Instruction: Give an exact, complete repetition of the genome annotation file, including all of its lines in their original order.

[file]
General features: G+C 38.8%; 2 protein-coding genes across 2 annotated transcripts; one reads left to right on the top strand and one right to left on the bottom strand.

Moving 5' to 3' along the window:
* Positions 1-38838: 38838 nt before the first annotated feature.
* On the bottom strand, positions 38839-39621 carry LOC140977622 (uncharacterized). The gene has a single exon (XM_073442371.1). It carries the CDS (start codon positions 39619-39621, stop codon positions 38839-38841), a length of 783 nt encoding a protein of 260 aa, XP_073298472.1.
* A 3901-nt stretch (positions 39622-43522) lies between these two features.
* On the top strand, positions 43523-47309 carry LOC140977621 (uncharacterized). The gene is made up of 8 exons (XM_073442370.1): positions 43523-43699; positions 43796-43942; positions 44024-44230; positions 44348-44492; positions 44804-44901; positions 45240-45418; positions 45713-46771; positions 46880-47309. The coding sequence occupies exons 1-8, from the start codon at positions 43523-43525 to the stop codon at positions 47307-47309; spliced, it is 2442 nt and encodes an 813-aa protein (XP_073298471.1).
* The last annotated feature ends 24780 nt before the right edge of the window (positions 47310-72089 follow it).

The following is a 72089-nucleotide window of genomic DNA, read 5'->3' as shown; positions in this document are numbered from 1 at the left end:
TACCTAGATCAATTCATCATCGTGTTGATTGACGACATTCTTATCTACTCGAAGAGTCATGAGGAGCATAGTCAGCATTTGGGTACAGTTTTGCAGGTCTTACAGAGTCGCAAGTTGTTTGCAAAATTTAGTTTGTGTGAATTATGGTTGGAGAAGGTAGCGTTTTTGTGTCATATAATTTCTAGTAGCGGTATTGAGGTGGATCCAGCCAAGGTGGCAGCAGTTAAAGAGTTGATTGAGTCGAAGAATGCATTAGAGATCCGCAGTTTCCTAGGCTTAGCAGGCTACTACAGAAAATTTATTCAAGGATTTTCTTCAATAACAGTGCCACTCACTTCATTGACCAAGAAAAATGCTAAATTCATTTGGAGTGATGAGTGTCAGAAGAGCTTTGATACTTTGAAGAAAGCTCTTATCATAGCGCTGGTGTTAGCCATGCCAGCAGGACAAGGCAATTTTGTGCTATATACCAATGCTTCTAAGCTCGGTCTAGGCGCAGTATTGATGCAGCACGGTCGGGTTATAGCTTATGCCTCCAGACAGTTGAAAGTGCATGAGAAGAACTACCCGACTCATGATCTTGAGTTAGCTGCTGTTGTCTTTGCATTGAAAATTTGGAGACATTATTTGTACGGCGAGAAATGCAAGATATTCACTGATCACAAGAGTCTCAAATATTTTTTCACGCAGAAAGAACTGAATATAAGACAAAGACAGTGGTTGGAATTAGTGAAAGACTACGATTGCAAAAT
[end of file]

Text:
General features: G+C 38.8%; 2 protein-coding genes across 2 annotated transcripts; one reads left to right on the top strand and one right to left on the bottom strand.

Moving 5' to 3' along the window:
* Positions 1-38838: 38838 nt before the first annotated feature.
* On the bottom strand, positions 38839-39621 carry LOC140977622 (uncharacterized). The gene has a single exon (XM_073442371.1). It carries the CDS (start codon positions 39619-39621, stop codon positions 38839-38841), a length of 783 nt encoding a protein of 260 aa, XP_073298472.1.
* A 3901-nt stretch (positions 39622-43522) lies between these two features.
* On the top strand, positions 43523-47309 carry LOC140977621 (uncharacterized). The gene is made up of 8 exons (XM_073442370.1): positions 43523-43699; positions 43796-43942; positions 44024-44230; positions 44348-44492; positions 44804-44901; positions 45240-45418; positions 45713-46771; positions 46880-47309. The coding sequence occupies exons 1-8, from the start codon at positions 43523-43525 to the stop codon at positions 47307-47309; spliced, it is 2442 nt and encodes an 813-aa protein (XP_073298471.1).
* The last annotated feature ends 24780 nt before the right edge of the window (positions 47310-72089 follow it).

The following is a 72089-nucleotide window of genomic DNA, read 5'->3' as shown; positions in this document are numbered from 1 at the left end:
TACCTAGATCAATTCATCATCGTGTTGATTGACGACATTCTTATCTACTCGAAGAGTCATGAGGAGCATAGTCAGCATTTGGGTACAGTTTTGCAGGTCTTACAGAGTCGCAAGTTGTTTGCAAAATTTAGTTTGTGTGAATTATGGTTGGAGAAGGTAGCGTTTTTGTGTCATATAATTTCTAGTAGCGGTATTGAGGTGGATCCAGCCAAGGTGGCAGCAGTTAAAGAGTTGATTGAGTCGAAGAATGCATTAGAGATCCGCAGTTTCCTAGGCTTAGCAGGCTACTACAGAAAATTTATTCAAGGATTTTCTTCAATAACAGTGCCACTCACTTCATTGACCAAGAAAAATGCTAAATTCATTTGGAGTGATGAGTGTCAGAAGAGCTTTGATACTTTGAAGAAAGCTCTTATCATAGCGCTGGTGTTAGCCATGCCAGCAGGACAAGGCAATTTTGTGCTATATACCAATGCTTCTAAGCTCGGTCTAGGCGCAGTATTGATGCAGCACGGTCGGGTTATAGCTTATGCCTCCAGACAGTTGAAAGTGCATGAGAAGAACTACCCGACTCATGATCTTGAGTTAGCTGCTGTTGTCTTTGCATTGAAAATTTGGAGACATTATTTGTACGGCGAGAAATGCAAGATATTCACTGATCACAAGAGTCTCAAATATTTTTTCACGCAGAAAGAACTGAATATAAGACAAAGACAGTGGTTGGAATTAGTGAAAGACTACGATTGCAAAAT